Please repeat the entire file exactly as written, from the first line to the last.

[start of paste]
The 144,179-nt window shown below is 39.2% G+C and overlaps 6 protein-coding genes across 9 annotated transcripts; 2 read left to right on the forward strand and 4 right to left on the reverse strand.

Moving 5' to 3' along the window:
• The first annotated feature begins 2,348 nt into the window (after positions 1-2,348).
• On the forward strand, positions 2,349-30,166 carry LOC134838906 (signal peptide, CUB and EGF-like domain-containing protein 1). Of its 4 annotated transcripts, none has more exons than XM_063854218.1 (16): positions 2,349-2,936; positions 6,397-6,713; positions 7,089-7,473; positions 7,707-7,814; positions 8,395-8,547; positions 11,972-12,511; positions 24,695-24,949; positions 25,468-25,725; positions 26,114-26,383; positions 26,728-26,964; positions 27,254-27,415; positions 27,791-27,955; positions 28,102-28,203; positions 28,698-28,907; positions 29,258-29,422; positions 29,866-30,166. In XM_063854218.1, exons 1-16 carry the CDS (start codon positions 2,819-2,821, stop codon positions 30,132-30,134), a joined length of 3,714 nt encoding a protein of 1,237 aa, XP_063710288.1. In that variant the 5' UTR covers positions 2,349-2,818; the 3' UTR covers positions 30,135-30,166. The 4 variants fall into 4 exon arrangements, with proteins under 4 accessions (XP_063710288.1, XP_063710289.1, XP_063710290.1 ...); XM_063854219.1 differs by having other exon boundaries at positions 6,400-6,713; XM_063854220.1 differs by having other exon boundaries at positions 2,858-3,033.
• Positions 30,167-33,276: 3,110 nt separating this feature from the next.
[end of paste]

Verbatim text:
The 144,179-nt window shown below is 39.2% G+C and overlaps 6 protein-coding genes across 9 annotated transcripts; 2 read left to right on the forward strand and 4 right to left on the reverse strand.

Moving 5' to 3' along the window:
• The first annotated feature begins 2,348 nt into the window (after positions 1-2,348).
• On the forward strand, positions 2,349-30,166 carry LOC134838906 (signal peptide, CUB and EGF-like domain-containing protein 1). Of its 4 annotated transcripts, none has more exons than XM_063854218.1 (16): positions 2,349-2,936; positions 6,397-6,713; positions 7,089-7,473; positions 7,707-7,814; positions 8,395-8,547; positions 11,972-12,511; positions 24,695-24,949; positions 25,468-25,725; positions 26,114-26,383; positions 26,728-26,964; positions 27,254-27,415; positions 27,791-27,955; positions 28,102-28,203; positions 28,698-28,907; positions 29,258-29,422; positions 29,866-30,166. In XM_063854218.1, exons 1-16 carry the CDS (start codon positions 2,819-2,821, stop codon positions 30,132-30,134), a joined length of 3,714 nt encoding a protein of 1,237 aa, XP_063710288.1. In that variant the 5' UTR covers positions 2,349-2,818; the 3' UTR covers positions 30,135-30,166. The 4 variants fall into 4 exon arrangements, with proteins under 4 accessions (XP_063710288.1, XP_063710289.1, XP_063710290.1 ...); XM_063854219.1 differs by having other exon boundaries at positions 6,400-6,713; XM_063854220.1 differs by having other exon boundaries at positions 2,858-3,033.
• Positions 30,167-33,276: 3,110 nt separating this feature from the next.